Startup Foldax Inc. has raised a $20 million series D round to back its development of biopolymer-based surgical and minimally invasive heart valves. Heart valves typically are either based on porcine or bovine tissues or are mechanical.

Salt Lake City-based Foldax will use the financing to back clinical trials for its surgical aortic heart valve, which is known as Tria, and its surgical mitral valve as well as to advance its transcatheter aortic valve replacement (TAVR) device ahead of a planned first-in-man study.

Cracking calcification

“Tissue valves continue to still have one issue: calcification, which makes them fail and need to be replaced. While they are a great improvement, they are still not a total solution because most people's valves are replaced because of calcium deposits,” Foldax co-founder and executive chairman Ken Charhut explained to BioWorld. “So, you've replaced a failure point with another product, which will have the same failure point at some point. Tissue valves, while they greatly improve the clinical arena, and what's available for patients, they still suffer from the same failure as the native heart, which is calcification.”

Charhut worked with Baxter in the mid-90s, where he experienced the market transition from mechanical valves to tissue valves. The former requires life-long use of anticoagulants, while the latter does not. But tissue valves require replacement usually after about 15 years, often due to calcification problems.

The biopolymer, dubbed Lifepolymer, was used to design valves that eliminate calcification and can endure the stresses and strains of nonstop use in the heart. It also would not require lifelong anticoagulant use.

In addition, tissue-based heart valves are quite expensive and labor intensive to produce. That has kept their use largely limited to the wealthiest countries. With its biopolymer, Foldax can produce its own valve from end-to-end using robotic manufacturing that could significantly cut the costs of heart valve production – thereby making them less expensive and with the potential to be more widely used.

“When you look at how they're made, it’s still labor-intensive,” said Charhut. “They're one of the last medical products around that really is not highly automated. So, the opportunity to take a polymer that could be well characterized with the design – and be able to do it robotically – is very attractive. We can deliver to the community a product that could last longer and offer a higher quality life.”

Foldax expects it could meet U.S. demand with about 2,000 square feet of manufacturing space and five employees, while a comparable operation using standard tissue valve techniques would require more on the order of 300,000 square feet and 3,000 employees.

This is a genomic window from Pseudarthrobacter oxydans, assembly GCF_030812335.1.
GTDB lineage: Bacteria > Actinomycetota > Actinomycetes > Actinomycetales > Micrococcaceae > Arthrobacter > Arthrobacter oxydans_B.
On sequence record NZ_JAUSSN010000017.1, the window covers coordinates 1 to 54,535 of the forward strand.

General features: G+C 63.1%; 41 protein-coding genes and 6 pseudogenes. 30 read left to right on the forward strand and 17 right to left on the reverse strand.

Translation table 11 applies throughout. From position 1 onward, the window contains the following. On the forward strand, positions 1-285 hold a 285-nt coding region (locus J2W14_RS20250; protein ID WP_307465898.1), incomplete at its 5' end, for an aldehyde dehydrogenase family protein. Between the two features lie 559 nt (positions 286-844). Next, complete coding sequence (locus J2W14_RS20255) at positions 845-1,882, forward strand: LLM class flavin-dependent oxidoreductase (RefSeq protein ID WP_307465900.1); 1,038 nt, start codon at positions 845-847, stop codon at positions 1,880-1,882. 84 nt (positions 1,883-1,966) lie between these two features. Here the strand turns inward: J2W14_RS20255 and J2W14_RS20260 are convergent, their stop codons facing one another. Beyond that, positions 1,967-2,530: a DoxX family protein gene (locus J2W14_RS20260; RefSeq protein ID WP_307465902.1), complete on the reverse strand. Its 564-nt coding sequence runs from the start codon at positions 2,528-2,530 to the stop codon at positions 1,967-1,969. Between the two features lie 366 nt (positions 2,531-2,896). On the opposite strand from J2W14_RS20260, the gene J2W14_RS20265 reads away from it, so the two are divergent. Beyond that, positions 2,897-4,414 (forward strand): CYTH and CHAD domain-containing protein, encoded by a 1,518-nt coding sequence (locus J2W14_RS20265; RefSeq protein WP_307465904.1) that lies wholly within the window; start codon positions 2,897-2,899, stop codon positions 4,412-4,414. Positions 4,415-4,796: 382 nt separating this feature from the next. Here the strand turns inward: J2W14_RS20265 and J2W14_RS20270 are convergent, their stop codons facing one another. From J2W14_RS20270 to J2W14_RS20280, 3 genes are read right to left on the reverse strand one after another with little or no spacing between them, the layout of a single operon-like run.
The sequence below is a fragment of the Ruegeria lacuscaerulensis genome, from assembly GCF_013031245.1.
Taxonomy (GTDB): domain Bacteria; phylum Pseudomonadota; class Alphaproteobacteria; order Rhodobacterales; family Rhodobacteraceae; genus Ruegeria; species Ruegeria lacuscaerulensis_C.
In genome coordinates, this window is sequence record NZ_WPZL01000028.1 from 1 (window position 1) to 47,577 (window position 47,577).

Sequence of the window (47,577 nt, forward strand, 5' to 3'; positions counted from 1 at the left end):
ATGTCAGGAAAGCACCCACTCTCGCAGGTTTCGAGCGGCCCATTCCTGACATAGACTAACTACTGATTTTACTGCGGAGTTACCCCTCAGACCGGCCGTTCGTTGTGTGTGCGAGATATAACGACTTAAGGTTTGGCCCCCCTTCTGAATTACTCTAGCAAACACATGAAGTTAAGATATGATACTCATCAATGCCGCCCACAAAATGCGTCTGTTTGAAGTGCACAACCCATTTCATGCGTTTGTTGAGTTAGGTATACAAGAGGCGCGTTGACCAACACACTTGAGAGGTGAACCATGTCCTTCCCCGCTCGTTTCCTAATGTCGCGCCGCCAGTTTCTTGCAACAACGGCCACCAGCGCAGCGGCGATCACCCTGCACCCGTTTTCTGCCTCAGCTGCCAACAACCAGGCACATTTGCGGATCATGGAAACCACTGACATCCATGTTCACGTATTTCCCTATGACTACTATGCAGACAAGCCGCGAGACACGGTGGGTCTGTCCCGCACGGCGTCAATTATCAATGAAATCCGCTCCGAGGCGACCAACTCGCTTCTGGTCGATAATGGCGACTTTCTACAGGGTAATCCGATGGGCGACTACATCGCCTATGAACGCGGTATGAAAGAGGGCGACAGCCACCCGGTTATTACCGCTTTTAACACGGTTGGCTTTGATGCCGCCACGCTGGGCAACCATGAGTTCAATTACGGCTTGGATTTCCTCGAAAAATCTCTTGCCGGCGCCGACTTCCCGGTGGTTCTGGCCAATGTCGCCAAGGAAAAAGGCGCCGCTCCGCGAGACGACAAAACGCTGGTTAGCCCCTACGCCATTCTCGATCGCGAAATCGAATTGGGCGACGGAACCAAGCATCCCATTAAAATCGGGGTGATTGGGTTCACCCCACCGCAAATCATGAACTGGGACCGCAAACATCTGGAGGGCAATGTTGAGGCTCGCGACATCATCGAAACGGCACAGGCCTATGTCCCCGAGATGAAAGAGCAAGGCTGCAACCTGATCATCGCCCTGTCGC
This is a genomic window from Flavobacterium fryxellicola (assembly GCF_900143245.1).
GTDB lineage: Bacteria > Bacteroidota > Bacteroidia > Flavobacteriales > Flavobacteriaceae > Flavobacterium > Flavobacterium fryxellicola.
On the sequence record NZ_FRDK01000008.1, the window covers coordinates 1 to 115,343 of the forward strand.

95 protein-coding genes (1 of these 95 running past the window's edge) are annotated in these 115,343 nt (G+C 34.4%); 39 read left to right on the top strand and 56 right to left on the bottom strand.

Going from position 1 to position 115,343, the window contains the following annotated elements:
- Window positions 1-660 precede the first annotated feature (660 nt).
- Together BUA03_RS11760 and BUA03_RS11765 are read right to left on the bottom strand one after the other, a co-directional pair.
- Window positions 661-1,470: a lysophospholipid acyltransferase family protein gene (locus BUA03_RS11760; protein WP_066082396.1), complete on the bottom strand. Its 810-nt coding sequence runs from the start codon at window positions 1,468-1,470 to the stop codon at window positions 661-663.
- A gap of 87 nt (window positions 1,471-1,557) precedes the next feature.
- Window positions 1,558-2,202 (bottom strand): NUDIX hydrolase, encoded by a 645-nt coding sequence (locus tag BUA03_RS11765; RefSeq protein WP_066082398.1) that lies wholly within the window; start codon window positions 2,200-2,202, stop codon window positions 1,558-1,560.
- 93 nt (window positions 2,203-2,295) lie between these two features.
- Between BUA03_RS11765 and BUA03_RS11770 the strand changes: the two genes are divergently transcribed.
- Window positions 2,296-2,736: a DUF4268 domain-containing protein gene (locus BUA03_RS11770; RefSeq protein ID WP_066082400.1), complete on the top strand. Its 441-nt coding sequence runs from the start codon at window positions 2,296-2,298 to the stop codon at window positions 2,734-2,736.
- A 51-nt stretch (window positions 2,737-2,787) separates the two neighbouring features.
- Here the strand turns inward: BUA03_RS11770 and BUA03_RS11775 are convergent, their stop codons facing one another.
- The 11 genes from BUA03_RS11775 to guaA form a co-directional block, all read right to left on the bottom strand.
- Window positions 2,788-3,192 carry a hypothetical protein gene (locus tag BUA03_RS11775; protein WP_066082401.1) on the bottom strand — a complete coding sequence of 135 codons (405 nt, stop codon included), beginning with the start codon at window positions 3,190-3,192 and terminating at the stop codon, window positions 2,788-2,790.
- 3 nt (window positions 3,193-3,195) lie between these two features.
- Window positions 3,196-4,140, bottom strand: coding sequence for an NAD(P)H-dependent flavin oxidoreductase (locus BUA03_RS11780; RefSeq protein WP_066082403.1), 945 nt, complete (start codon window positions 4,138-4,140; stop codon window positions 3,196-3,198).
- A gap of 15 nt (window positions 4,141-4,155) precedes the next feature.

Pipeline plans

The company has completed a feasibility study for a surgical aortic heart valve, but has continued enrolling due to demand from investigators. But it aims to first pursue an FDA approval for a surgical mitral valve, which is more in demand. Use of surgical aortic valves has declined with the rise of transcatheter aortic valve replacement (TAVR); still Foldax is pursuing a clinical trial for a surgical aortic heart valve that would support an FDA approval.

Foldax is also creating a TAVR implant that is ready to be tested in animals. This financing round is slated to support a first-in-human clinical trial of the biopolymer-based TAVR.

“This financing should get us to a first-in-man study with the TAVR product,” said Charhut and allow for continued work on the surgical valves. “We probably will start a project outside of the U.S. for commercialization in one of the large, second-tier markets. And we really want to start the pivotal trials and have a clear path to market in the developed countries.

Memorialcare Innovation Fund (MCIF) led the financing, with Angel Physicians Fund (APF) and Sayan Bioventures joining as new investors. All of the existing investors participated in the round including Biostar Capital, Kairos Ventures and Caltech. MCIF Managing Director Brant Heise joined the board in conjunction with the investment.

Heise said Foldax technology has the potential to positively impact health care systems by both improving clinical outcomes and quality of life for patients. “The creativity demonstrated by the company in overcoming traditional obstacles has been striking,” he added. Another investor, Manish Bhandari, Managing Partner at APF and Sayan Bioventures, called Foldax technology “truly revolutionary.”

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